Our research activity is focussed on single-emitter spectroscopy, mainly in complex nanophotonic systems and photonic networks. We are also interested in collective effects such as stimulated emission and lasing when many emitters are coupled together.
SINGLE EMITTER NANOSCALE SPECTROSCOPY
Nanophotonics and nanoscale optics, which are aimed at coherent control and manipulation of single photons emitted by individual quantum emitters in a nanostructured photonic environment offer a revolutionary new approach to computation and information technology: bits can be carried in the state of light and processed by nanoscopic amount of matter. We are studying the generation of single photons and their routing to specific distant location.
COMPLEX PHOTONIC NETWORKS
Complex nanophotonic networks offer a unique approach to light transport and light emission control, by designing a set of distributed single emitters that share information through photonic connections, and that can be remotely addressed.
HYPERUNIFORM DISORDERED NETWORKS
Hyperuniform disordered photonic materials are a new class of materials that harness structural disorder and control light transport, emission and absorption in unique ways, beyond the constraints imposed by conventional photonic microcircuit architectures.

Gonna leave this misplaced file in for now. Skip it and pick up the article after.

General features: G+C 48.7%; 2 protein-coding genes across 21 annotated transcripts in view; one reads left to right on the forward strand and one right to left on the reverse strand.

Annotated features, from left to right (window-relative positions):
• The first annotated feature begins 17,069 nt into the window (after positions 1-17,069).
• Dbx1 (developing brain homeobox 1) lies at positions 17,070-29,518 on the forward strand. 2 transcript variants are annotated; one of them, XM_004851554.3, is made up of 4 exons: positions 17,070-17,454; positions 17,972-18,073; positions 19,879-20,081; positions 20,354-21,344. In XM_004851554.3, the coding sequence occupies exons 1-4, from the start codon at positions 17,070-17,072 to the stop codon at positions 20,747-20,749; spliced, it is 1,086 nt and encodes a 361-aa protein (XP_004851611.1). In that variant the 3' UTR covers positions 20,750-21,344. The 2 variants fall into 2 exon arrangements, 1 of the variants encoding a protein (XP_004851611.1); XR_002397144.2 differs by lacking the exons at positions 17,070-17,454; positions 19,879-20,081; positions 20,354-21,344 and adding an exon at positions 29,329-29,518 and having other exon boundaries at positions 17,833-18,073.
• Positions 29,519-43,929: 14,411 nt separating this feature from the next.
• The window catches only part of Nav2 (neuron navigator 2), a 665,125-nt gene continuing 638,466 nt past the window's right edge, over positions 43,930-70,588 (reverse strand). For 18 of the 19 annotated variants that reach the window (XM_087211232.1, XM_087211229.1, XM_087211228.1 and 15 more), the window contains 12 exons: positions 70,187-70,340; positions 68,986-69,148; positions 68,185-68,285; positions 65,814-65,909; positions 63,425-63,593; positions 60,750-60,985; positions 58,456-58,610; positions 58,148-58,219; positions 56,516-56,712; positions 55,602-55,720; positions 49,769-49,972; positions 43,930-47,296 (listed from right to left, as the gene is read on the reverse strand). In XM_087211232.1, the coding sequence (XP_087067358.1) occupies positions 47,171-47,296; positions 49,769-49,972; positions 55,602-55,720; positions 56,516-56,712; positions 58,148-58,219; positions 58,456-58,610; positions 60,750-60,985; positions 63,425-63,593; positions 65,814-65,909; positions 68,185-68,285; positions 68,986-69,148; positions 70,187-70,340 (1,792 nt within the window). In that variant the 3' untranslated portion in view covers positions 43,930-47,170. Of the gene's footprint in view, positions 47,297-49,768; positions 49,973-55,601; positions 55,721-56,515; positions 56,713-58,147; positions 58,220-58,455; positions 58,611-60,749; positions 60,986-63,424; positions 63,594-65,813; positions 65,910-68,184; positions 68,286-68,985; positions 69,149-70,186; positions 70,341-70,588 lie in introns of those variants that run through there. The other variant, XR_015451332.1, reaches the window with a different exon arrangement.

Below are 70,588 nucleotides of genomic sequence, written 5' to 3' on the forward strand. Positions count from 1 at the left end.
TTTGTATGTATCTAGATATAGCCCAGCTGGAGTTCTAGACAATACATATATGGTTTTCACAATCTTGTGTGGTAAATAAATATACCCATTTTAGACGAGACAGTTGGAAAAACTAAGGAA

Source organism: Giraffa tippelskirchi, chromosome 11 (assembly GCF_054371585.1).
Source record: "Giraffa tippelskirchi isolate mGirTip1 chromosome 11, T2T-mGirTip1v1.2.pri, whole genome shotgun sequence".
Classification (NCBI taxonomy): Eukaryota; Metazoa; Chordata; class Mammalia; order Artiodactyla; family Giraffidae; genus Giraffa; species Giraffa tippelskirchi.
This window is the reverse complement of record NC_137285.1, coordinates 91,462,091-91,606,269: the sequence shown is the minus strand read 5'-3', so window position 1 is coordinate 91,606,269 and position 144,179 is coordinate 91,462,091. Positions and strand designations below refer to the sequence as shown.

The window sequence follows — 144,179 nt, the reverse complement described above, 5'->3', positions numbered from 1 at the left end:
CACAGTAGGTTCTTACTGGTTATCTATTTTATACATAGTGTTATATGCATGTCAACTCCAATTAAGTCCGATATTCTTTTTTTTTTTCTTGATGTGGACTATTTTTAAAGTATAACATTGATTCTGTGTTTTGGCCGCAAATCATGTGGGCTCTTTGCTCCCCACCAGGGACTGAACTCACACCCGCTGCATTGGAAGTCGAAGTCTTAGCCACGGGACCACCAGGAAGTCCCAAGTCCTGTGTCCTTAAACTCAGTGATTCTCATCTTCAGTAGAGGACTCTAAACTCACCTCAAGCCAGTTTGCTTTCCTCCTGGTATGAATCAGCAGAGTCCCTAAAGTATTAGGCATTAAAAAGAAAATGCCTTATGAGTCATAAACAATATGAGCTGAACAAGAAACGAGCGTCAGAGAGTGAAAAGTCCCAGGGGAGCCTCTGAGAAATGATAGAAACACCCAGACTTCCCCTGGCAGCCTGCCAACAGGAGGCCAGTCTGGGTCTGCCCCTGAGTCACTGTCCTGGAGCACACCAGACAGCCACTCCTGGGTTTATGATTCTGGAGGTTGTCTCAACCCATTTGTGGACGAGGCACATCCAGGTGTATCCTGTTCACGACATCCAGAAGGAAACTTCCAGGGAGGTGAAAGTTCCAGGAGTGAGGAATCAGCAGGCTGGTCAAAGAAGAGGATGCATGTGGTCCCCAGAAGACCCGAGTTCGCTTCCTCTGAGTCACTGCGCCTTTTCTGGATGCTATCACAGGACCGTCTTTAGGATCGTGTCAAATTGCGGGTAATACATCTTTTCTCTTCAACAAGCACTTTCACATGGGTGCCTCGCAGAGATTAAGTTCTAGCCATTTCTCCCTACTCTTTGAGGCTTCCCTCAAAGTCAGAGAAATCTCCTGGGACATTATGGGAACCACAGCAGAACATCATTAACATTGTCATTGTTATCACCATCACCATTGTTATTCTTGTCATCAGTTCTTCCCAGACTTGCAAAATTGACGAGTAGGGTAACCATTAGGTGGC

Together with Marian Florescu (Surrey University) we are studying the physics and application of hyperuniform disordered nanophotonic structures.
UNCONVENTIONAL AND RANDOM LASING
Lasers are directional and monochromatic sources of radiation. Contrary to common beliefs none of these properties are key to a laser, as the only requirement is that the radiation is originated by stimulated emission instead of spontaneous emission. While spontaneous emission is ubiquitous, as in an ordinary lamp for example, stimulation is a complicate process that requires light trapping and optical amplification. Disordered media can trap light via multiple scattering and sustain stimulate emission as unconventional source of laser light: random lasing.